"Perhaps my favorite of these words is saudade, a Portuguese and Galician term that is a common fixture in the literature and music of Brazil, Portugal, Cape Verde and beyond. The concept has many definitions, including a melancholy nostalgia for something that perhaps has not even happened. It often carries an assurance that this thing you feel nostalgic for will never happen again. My favorite definition of saudade is by Portuguese writer Manuel de Melo: 'a pleasure you suffer, an ailment you enjoy.' "
I love this word, saudade and feel like in my soul, I get it - I understand that longing for something, that nostalgia for something that maybe never happened or something you didn’t experience. The Gallegos of Galicia, Spain have a similar word: morriña; in Spanish there is also the word añoranza, which is like a yearning or longing.
The millions of Puerto Ricans who were born and stateside might feel the same as me about the beautiful nostalgia of Puerto Rico. I've never lived in Puerto Rico, though I have been plenty of times and have strong connections to family, friends, and places there;. My mother never lived even there either, though she at least grew up in a mostly Puerto Rican neighborhood to Puerto Rican-born parents. They came to New York as “pioneros”, one of the first generations to make the mainland their home. I also lived in Brooklyn and in Queens, but then grew up in mostly white Belchertown, MA. Luckily I had many connections to our culture and to the language, and as many stateside Puerto Ricans, claimed my pride in being Boricua and passed that pride on to my kids.
My real and imaginary memories of Puerto Rico are intertwined with my saudade. Memories of palm trees swaying in the heat, of singing and dancing from one door to the next during the Christmas parrandas. I remember family visits that lasted hours, the adults drinking coquito or Cuba Libres. I remember the warm bath water of the beaches and the thick density of the rainforest. The coqui’s beautiful chirping is music to my ears, and I dream of holding one in the cup of my hand until it leaps away. I see the fruit trees and the jibaros, or country folk on coffee plantations, straw pavas on their heads to shield their faces from the sun. I feel the downpour of rain on my head while my parents and I wash the heat off our bodies. I feel my stomach churning, riding in cars up impossibly steep and narrow roads with breathtaking views and sheer drops off to the side. I hear my Titi Sara stirring condensed milk into my cup of cafe con leche, and when I bring it to my lips it is like tasting heaven. I feel the freezing water coming out of a pressure-less shower head refreshing my sticky body. I can call up the content feeling of rocking in a hammock in my soul. I cook as if the sazon and sofrito come out of my own veins to give my food the rich, unmistakable flavor of our food.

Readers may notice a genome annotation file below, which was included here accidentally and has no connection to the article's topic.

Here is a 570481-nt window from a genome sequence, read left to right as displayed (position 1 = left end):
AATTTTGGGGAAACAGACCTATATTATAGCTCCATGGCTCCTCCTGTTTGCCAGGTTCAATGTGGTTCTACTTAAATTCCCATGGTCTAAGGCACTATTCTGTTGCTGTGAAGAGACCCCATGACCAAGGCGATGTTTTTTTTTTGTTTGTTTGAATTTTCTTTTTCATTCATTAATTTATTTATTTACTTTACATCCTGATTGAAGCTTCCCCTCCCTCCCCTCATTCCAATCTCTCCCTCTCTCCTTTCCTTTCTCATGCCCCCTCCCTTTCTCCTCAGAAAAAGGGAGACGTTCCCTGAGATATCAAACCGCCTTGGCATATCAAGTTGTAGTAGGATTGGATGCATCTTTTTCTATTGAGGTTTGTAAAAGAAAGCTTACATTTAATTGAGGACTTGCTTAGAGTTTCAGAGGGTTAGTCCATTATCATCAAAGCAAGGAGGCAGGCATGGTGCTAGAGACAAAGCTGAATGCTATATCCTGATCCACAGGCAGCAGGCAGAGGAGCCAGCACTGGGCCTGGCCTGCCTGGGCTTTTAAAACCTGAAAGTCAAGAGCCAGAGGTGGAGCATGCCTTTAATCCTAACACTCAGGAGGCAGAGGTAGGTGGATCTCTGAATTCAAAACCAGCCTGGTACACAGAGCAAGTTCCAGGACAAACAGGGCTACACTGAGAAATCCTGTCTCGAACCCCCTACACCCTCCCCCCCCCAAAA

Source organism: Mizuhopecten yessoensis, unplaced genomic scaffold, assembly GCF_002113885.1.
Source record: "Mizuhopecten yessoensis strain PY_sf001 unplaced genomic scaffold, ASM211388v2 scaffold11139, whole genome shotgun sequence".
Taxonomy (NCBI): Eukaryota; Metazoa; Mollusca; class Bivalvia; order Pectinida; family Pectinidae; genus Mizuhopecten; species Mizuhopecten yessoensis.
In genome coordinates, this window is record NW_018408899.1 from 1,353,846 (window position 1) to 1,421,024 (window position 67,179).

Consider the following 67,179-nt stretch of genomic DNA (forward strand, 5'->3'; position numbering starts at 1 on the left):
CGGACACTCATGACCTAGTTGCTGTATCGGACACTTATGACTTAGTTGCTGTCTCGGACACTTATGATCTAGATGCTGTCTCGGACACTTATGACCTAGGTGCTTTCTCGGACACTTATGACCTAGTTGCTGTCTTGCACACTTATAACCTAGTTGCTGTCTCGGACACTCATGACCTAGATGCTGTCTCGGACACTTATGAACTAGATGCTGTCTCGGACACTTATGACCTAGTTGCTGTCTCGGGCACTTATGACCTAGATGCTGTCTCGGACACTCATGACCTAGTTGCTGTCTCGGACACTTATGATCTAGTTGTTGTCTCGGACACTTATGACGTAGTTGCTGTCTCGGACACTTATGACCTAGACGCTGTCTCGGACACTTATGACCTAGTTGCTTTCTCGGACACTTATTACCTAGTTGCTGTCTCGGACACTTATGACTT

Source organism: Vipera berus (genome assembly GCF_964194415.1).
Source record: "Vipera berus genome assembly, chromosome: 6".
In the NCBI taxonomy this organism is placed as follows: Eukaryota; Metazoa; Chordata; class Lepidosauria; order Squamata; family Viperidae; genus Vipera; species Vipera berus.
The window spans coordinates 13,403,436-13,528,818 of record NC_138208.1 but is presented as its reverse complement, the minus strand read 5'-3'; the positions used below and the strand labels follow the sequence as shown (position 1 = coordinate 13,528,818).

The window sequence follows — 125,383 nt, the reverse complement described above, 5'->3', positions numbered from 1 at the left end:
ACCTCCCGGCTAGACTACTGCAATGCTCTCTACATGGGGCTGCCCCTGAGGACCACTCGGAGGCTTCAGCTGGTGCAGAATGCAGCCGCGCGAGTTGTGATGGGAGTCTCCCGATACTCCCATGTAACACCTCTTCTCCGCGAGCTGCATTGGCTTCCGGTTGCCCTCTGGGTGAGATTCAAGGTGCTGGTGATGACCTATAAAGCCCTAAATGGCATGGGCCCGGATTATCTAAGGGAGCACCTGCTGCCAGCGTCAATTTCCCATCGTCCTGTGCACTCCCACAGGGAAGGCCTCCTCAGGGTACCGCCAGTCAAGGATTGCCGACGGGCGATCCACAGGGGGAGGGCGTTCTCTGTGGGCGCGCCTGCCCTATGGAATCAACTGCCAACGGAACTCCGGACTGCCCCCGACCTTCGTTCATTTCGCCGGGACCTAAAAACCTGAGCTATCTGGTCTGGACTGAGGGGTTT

Some of these memories are very real, from many trips taken to Puerto Rico and time spent with family. Some are very real, but are not from time on the island, but time spent with family in Brooklyn. Some of these memories are not memories at all but wishes, or words from books and song lyrics come alive in my head.
My saudade extends to Spain, where my dad’s family is from too. I think I have successfully passed on this remembering and these feelings of both places to my children. Even though they are now 3rd generation Puerto Rican (and 2nd generation Spanish), they feel connected to both places. Thanks to a soul-filling trip to PR last year, and many trips to Spain, they will now have some of the memories, sounds, and sights to carry with them for a long time. On the flipside, they will be like me: always missing the other place.
The recent hurricane and the devastation in Puerto Rico have reactivated my feelings of saudade. I feel deep sorrow, profound sadness and anxious worry for my island and my people. Tears roll down my cheeks when I see what el Yunque looks like post-hurricane. I instinctively want to fly down and help - though I know it is impossible and probably not actually helpful. I feel pain for those here who are still waiting to hear from loved ones, and for those who are suffering, who have lost everything. Rage overcomes me when I see the president of this country lobbing paper towels off to crowds of people, flippantly. Those paper towels can’t come close to wiping the countless collective tears of Puerto Ricans.
I also feel joy and pride when I see how the same people sing and rejoice and rebuild and help one another by cleaning debris, cooking, and serving coffee to their neighbors. I am moved by the strength and resilience of my people. My love for them and Puerto Rico overflows; the giant Puerto Rican diaspora is united as one. My saudade is as strong as ever.